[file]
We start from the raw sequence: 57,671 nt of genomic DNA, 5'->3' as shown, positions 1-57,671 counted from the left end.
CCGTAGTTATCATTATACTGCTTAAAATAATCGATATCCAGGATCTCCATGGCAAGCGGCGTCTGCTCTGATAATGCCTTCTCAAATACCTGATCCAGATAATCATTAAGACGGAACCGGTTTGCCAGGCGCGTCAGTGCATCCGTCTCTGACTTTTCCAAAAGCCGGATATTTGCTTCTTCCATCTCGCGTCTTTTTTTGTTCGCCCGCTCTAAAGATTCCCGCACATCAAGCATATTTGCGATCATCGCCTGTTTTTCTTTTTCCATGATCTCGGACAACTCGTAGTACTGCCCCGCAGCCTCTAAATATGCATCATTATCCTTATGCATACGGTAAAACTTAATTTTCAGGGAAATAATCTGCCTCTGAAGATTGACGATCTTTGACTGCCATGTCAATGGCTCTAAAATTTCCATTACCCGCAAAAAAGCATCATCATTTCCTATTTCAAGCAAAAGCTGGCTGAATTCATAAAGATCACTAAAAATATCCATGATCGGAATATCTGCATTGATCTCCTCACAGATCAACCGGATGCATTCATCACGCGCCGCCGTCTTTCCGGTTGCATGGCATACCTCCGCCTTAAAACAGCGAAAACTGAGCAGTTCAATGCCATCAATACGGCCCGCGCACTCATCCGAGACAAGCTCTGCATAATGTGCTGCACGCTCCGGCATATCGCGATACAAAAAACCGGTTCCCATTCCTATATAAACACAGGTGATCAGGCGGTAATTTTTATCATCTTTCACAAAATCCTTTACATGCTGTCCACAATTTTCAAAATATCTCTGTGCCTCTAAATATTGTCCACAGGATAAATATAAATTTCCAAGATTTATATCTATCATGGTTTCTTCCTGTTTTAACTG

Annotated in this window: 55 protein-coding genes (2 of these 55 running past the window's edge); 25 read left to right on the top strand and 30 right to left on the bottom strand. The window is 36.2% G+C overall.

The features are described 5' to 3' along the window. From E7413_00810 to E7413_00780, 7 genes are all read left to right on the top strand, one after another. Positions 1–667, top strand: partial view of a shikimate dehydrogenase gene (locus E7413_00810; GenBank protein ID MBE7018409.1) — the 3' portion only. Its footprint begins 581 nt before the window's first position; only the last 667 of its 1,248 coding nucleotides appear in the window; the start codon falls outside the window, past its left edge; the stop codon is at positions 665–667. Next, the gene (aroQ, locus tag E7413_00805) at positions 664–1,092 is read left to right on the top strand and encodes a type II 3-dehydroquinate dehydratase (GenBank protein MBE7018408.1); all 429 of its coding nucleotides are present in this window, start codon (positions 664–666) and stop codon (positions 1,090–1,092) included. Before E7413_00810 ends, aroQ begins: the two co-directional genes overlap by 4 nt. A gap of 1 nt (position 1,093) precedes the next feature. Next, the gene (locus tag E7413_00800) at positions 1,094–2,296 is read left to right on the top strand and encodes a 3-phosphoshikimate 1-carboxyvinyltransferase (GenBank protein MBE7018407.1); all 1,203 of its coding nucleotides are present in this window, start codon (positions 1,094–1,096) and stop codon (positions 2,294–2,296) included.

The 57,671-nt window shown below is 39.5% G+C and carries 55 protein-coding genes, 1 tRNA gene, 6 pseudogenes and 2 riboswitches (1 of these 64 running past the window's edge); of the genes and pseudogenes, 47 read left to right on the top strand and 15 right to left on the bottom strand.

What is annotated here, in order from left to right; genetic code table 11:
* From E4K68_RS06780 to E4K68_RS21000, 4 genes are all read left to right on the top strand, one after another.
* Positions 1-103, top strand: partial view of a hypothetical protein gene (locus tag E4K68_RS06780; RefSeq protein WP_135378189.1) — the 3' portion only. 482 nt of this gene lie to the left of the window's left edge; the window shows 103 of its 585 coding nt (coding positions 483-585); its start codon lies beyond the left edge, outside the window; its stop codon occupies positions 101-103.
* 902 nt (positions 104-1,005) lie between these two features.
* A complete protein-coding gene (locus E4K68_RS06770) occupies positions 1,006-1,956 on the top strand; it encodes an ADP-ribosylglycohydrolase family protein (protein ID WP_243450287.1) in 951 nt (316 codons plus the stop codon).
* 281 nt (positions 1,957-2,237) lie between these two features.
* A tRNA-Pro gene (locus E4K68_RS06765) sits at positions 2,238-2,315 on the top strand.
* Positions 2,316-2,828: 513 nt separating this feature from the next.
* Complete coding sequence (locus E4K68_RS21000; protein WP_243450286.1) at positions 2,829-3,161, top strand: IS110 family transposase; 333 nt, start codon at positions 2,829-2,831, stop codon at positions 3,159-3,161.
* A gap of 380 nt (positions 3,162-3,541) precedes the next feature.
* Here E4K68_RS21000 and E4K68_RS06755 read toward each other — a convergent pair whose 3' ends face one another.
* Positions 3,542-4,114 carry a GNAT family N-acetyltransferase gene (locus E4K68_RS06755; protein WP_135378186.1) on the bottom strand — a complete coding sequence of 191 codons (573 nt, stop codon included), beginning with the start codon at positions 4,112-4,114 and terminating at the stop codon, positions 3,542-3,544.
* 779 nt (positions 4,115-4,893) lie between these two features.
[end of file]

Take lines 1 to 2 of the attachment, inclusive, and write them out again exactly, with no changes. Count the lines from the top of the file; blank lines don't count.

We start from the raw sequence: 57,671 nt of genomic DNA, 5'->3' as shown, positions 1-57,671 counted from the left end.
CCGTAGTTATCATTATACTGCTTAAAATAATCGATATCCAGGATCTCCATGGCAAGCGGCGTCTGCTCTGATAATGCCTTCTCAAATACCTGATCCAGATAATCATTAAGACGGAACCGGTTTGCCAGGCGCGTCAGTGCATCCGTCTCTGACTTTTCCAAAAGCCGGATATTTGCTTCTTCCATCTCGCGTCTTTTTTTGTTCGCCCGCTCTAAAGATTCCCGCACATCAAGCATATTTGCGATCATCGCCTGTTTTTCTTTTTCCATGATCTCGGACAACTCGTAGTACTGCCCCGCAGCCTCTAAATATGCATCATTATCCTTATGCATACGGTAAAACTTAATTTTCAGGGAAATAATCTGCCTCTGAAGATTGACGATCTTTGACTGCCATGTCAATGGCTCTAAAATTTCCATTACCCGCAAAAAAGCATCATCATTTCCTATTTCAAGCAAAAGCTGGCTGAATTCATAAAGATCACTAAAAATATCCATGATCGGAATATCTGCATTGATCTCCTCACAGATCAACCGGATGCATTCATCACGCGCCGCCGTCTTTCCGGTTGCATGGCATACCTCCGCCTTAAAACAGCGAAAACTGAGCAGTTCAATGCCATCAATACGGCCCGCGCACTCATCCGAGACAAGCTCTGCATAATGTGCTGCACGCTCCGGCATATCGCGATACAAAAAACCGGTTCCCATTCCTATATAAACACAGGTGATCAGGCGGTAATTTTTATCATCTTTCACAAAATCCTTTACATGCTGTCCACAATTTTCAAAATATCTCTGTGCCTCTAAATATTGTCCACAGGATAAATATAAATTTCCAAGATTTATATCTATCATGGTTTCTTCCTGTTTTAACTG